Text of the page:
Saturday, September 17, 2011

Assemble-a-Light

Walking through DIY stores is dangerous. I see lots of things I think I can use to make stuff. (Yes, I know that's the point, really.) I should add that I'm a sucker for a mix and match kit type product. All this is to say that I've walked through Lowe's several times and seen how cheap their pendant lights shades are. Less than $20. And how nice the styles are.

The light shades are for some "pick your own parts" kits. These kits, however, were for wired lights and I don't have quite that much ambition. But I have seen light shades converted to nice hanging lamps by what is essentially a bulb at the end of an extension cord.

So I started gathering parts in my cart:

1. An extension cord:

I chose black because the red, yellow and blue options looked a little too "neon bright construction" to me. You may pick what you like.

15 feet was as long as they had in their selection. It's barely enough so definitely don't go shorter.

Also, it has to be one of the cords with a single outlet at the terminus. It can't have three outlets with one on one side and two on the other.

2. A socket adapter:

You plug this into the end of your extension cord and suddenly you can screw in a lightbulb. Isn't that crazy convenient?!

3. Shade of your choice:

Although the lovely red shades were enticing, I liked this neutrally coloured but detailed pattern.

You want to make sure that it's long enough to hide a bulb and the adapter and the end of the extension cord. Unless you like bulbs hanging out the bottom...

This set up will definitely seat the bulb lower than what the shades are designed for so you won't be able to use some of the shorter styles.

4. Lightbulb

Around here nothing but flourescents will do. I made sure to get a bulb that was shorter than most to make sure it fit in the shade.

I tried the 60-watt equivalent first but it was way too bright. The 40 is much better.

I'll also add that the Sylvania's I first bought gave me some trouble. The first one shattered with the first bump and the second one burned out after less than 30 minutes. I took them back and bought an off-brand. It's worked great.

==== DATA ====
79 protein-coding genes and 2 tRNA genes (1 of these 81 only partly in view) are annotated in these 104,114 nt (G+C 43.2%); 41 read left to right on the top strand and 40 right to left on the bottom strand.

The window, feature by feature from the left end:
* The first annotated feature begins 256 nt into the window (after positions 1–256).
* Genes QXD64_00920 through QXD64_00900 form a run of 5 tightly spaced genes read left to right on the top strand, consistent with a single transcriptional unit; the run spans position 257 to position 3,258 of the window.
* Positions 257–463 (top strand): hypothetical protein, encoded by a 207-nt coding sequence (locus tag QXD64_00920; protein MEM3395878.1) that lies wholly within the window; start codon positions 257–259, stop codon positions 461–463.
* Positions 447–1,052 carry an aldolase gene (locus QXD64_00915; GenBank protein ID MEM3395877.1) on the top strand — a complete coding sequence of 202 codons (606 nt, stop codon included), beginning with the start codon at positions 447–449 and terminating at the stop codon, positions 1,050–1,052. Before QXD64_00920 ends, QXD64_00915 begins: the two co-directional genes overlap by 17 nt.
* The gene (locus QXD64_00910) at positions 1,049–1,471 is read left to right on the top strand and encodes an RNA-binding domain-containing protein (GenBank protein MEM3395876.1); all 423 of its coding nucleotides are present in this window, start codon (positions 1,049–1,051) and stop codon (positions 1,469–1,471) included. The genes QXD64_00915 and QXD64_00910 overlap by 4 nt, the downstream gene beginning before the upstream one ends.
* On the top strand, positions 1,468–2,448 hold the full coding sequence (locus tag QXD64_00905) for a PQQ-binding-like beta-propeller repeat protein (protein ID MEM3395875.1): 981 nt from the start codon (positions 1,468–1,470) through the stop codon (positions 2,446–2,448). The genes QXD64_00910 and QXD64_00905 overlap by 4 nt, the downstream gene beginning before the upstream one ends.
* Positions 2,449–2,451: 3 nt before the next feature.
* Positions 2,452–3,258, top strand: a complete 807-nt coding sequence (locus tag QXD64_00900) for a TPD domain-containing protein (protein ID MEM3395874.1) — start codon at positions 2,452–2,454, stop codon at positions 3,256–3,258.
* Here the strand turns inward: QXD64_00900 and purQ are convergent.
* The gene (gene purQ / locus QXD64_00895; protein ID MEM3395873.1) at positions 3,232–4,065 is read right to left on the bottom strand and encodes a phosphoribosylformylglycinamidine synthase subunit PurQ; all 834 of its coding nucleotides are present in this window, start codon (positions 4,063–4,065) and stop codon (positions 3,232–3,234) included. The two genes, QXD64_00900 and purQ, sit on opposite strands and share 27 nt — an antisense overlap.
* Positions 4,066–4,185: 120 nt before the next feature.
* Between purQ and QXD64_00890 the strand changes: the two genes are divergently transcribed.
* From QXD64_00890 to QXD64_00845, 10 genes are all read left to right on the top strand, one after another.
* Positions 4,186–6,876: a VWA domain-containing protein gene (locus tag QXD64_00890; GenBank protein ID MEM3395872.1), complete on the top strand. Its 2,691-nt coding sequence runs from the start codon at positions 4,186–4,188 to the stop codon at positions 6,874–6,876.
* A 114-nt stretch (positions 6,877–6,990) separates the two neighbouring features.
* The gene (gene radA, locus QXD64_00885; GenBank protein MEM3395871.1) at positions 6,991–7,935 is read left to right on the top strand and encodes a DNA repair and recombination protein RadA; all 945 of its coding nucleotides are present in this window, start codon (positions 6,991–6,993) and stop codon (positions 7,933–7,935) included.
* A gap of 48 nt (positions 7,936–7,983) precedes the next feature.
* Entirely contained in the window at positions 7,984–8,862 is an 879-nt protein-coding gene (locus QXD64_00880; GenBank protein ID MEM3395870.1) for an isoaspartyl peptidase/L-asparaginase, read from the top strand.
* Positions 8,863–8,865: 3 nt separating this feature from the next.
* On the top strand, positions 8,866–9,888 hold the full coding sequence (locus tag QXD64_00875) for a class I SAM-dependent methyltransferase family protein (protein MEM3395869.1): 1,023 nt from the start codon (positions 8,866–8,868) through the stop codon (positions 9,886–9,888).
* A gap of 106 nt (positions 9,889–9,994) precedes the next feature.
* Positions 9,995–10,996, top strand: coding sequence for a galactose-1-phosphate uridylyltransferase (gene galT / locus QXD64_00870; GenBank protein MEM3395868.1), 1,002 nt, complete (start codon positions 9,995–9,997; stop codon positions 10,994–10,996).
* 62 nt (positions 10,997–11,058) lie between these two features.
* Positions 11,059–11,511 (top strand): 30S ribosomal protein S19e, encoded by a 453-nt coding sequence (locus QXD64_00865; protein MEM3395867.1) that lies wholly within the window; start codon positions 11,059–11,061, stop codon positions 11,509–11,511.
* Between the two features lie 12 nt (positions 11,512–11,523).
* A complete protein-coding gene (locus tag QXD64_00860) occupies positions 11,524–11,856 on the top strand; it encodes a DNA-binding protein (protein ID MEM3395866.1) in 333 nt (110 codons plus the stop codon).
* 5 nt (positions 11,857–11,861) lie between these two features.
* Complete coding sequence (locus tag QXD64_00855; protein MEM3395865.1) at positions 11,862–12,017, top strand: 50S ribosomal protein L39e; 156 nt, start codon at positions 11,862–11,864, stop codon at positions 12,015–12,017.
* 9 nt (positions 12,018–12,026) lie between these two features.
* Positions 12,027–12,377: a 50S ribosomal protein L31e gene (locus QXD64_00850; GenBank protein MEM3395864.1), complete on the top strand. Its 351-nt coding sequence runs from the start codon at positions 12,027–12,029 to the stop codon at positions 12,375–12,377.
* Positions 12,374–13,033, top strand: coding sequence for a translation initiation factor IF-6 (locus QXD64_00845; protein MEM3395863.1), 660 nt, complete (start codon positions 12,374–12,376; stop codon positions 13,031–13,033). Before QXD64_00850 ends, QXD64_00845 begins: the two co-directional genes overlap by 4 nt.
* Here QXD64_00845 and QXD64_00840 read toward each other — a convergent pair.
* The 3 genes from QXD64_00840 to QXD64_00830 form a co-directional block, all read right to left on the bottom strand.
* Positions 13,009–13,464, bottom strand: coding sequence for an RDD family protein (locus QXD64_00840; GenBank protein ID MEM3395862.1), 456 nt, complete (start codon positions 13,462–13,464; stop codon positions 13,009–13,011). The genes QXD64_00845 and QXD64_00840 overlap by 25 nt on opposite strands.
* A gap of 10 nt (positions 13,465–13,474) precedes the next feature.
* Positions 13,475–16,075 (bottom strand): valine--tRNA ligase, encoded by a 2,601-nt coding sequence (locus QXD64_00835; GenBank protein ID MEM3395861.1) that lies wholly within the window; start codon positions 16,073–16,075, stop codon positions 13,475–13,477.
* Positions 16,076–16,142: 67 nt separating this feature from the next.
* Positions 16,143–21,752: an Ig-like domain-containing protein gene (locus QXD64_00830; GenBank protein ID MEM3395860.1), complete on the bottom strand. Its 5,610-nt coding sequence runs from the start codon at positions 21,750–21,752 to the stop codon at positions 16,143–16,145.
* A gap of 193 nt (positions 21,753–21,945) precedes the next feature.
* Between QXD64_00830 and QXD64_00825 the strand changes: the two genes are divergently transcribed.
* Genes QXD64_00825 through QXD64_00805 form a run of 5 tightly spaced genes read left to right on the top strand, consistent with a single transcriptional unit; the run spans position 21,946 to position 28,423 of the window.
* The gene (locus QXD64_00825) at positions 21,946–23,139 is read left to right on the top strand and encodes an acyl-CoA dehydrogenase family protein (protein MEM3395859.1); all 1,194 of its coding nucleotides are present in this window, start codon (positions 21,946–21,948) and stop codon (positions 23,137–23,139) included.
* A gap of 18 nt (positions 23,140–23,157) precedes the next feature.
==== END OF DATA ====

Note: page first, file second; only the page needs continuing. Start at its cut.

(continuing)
Ok, so I'm sure you can guess how to assemble most of these parts. The only thing that will give you trouble is getting the cord through the hole in the top of the shade. It's too big to fit. I had suspected that would be the case but held onto a hope until I tried it.

Resigning myself to the inevitable, I cut the cord a few inches above where it plugs in and started separating and stripping the three wires inside. Just as I was about to make a "cheater" connection--after threading one end of the cord through the shade--Troy came home and insisted I do it right.

He generously offered to solder two of the wires but only on the condition that I solder the third. I had done soldering when I had my optical training so it's not like I hadn't done it before, but it's still not a task I am very comfortable with. But to have a more elegant join and take advantage of the help he was offering, I did it. (Perfect "action" shot for my knitting blog, but I forgot to take any pictures. Sorry, you will have to to imagine.) We got the join done and taped and it blends in well (and works!).

The only thing I didn't consider and should have was an inline power switch. As it is, I have to lean over the back of the couch to plug it in and unplug it. Not so bad, but not so convenient either.

I got it put together and hung from a hook over one end of the couch. I love it and can't sit there without having it on.

At some point I expect to do this with a knitted shade--some heavily starched sphere or semi-sphere. It's still percolating...

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